It’s April 15th, and that means one more tax season is coming to a close. (For those mad-dashers out there racing for the midnight deadline, you might want to check out form 4868 or at least fuel up with some free stuff to get you to the finish line.)
This Tax Day finds the country in the midst of a tentative economic recovery, and thankfully--though plenty of economists are holding their breath--the economic outlook is better than a year ago. But come recovery or ‘double-dip’, the unavoidable reality is that today there are still millions of Americans out of work or underemployed, and a growing number of individuals and families falling into poverty.
Which brings us back to Tax Day. The tax code does some really important things that often go unnoticed. Specifically, it contains one of the largest and most effective anti-poverty programs in the country: the Earned Income Tax Credit (EITC).
The EITC encourages and supports work by boosting earnings for low-income workers by as much as 45 cents on the dollar. Because it’s refundable--meaning that after offsetting tax liability workers take home the rest of the credit in their refunds--the credit lifts millions of people out of poverty each year.
In 2008, about 24 million taxpayers claimed the EITC for a total of $47.5 billion, an average of roughly $2,000. And in that same year, 10.6 million EITC filers took home an additional $9.7 billion because of the refundable Additional Child Tax Credit (ACTC), adding another $915 on average to their refunds.
Because so many EITC recipients use their refunds to pay bills and buy basic necessities, the EITC gives a boost to local economies as well as families. And the EITC and ACTC themselves got a boost from the American Recovery and Reinvestment Act (ARRA) that will help stimulate local demand this year. But will these credits work in a year when so many didn’t?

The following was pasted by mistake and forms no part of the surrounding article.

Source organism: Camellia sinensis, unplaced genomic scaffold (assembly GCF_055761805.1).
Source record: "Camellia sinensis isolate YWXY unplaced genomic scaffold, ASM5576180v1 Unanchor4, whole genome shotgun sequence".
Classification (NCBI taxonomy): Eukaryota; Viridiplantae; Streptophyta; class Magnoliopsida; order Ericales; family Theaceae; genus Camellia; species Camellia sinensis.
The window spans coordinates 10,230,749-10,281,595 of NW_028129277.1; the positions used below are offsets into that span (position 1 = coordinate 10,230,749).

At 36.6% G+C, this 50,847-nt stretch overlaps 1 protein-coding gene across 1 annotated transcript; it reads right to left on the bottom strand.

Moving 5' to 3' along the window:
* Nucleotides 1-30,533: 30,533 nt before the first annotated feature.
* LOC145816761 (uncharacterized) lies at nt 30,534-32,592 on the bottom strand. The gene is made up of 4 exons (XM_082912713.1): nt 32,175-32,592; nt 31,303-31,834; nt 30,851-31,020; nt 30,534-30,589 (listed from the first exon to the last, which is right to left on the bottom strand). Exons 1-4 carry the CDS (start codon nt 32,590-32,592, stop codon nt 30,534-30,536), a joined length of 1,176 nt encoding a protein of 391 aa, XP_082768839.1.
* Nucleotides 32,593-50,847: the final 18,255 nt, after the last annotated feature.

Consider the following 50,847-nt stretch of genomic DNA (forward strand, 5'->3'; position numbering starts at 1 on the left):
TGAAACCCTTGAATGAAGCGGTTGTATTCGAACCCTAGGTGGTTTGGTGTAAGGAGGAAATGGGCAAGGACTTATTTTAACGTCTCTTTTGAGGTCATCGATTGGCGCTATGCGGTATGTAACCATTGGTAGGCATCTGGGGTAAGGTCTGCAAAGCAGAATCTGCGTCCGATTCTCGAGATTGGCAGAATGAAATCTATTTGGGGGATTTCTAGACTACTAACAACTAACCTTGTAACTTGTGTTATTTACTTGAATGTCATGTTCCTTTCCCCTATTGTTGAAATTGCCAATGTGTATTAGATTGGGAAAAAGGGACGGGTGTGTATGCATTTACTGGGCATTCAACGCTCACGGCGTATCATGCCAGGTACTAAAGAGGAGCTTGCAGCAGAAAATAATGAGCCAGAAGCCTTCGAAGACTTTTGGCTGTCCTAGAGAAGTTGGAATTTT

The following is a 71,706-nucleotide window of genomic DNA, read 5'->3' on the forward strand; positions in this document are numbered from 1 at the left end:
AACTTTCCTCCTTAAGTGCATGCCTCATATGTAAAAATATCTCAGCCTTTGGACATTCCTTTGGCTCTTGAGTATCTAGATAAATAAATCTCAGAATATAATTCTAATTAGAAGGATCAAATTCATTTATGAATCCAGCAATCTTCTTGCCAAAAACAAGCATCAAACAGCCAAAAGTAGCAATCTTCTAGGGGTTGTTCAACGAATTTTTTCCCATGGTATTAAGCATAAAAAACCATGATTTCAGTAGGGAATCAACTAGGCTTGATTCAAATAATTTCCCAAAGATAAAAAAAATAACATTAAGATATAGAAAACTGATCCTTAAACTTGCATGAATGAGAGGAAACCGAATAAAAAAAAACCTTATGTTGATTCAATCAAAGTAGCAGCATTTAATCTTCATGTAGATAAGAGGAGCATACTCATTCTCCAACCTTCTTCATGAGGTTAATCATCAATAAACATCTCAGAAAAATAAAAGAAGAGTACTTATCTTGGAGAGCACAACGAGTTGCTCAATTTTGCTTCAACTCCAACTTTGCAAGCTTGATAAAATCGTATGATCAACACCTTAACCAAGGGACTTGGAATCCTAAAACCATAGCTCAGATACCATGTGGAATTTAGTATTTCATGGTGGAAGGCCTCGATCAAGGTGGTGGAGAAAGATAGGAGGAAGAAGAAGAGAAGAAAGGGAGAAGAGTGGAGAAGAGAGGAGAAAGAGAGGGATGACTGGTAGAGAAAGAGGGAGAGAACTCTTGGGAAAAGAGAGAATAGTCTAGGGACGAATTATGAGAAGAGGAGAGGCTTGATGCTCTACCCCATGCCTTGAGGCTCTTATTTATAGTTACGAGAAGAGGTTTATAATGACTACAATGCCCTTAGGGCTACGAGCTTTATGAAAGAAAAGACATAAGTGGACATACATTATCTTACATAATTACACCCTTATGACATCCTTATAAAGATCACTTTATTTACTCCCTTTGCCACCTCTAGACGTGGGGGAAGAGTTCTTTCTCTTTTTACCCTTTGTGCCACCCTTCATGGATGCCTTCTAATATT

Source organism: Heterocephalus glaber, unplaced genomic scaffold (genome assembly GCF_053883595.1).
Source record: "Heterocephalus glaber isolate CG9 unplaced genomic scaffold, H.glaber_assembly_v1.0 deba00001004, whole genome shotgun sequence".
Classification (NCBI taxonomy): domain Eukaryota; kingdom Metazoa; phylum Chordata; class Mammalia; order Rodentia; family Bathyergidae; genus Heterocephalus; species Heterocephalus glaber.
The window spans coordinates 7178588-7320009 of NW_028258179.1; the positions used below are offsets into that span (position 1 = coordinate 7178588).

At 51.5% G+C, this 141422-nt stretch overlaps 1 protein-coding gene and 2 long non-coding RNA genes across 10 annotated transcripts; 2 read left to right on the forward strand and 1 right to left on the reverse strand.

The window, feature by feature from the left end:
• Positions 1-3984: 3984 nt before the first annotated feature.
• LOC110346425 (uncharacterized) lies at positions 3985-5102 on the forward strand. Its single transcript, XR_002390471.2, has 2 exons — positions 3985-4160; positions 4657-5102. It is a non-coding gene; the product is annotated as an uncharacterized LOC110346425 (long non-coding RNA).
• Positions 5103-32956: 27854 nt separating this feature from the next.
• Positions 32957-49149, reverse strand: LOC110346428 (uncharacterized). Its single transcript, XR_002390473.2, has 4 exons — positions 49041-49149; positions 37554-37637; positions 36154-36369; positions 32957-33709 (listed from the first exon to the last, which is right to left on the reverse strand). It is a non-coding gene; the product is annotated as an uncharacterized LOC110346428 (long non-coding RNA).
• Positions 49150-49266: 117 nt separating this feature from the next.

Some signs point to yes. During the 2001 recession and slow recovery, the share of taxpayers getting the EITC trended upward, especially in the most affected regions of the country. People who are underemployed and those who spent part of the year out of work may find themselves newly eligible for these credits. And ARRA also extends eligibility to people who may never have qualified for these credits before. So we should expect to see more people who didn’t claim these credits last year getting them this year. (A point, by the way, in favor of supporting more education and outreach around these credits. It’s not too soon to start spreading the word for next tax season, so that people new to these benefits know to file for them.)
Yet in an era where spells of unemployment have stretched past the year mark, some previously-eligible people may lose these benefits altogether. These credits can’t replace safety net services like Unemployment Insurance and food stamps, which help people get by where jobs may still be scarce. But for those who are getting back to work or trying to get by with reduced hours or wages, it’s important to recognize and maintain the role the EITC and ACTC play in encouraging and supporting those work efforts.
Walk into one of the many volunteer tax preparation sites across the country today, and you can see first hand how these credits make a difference in the lives of real people working to support their families and make ends meet. The U.S. tax code writ large is a big and complicated thing, no doubt. But it’s important to keep in mind what the tax code does right. The EITC gets it right.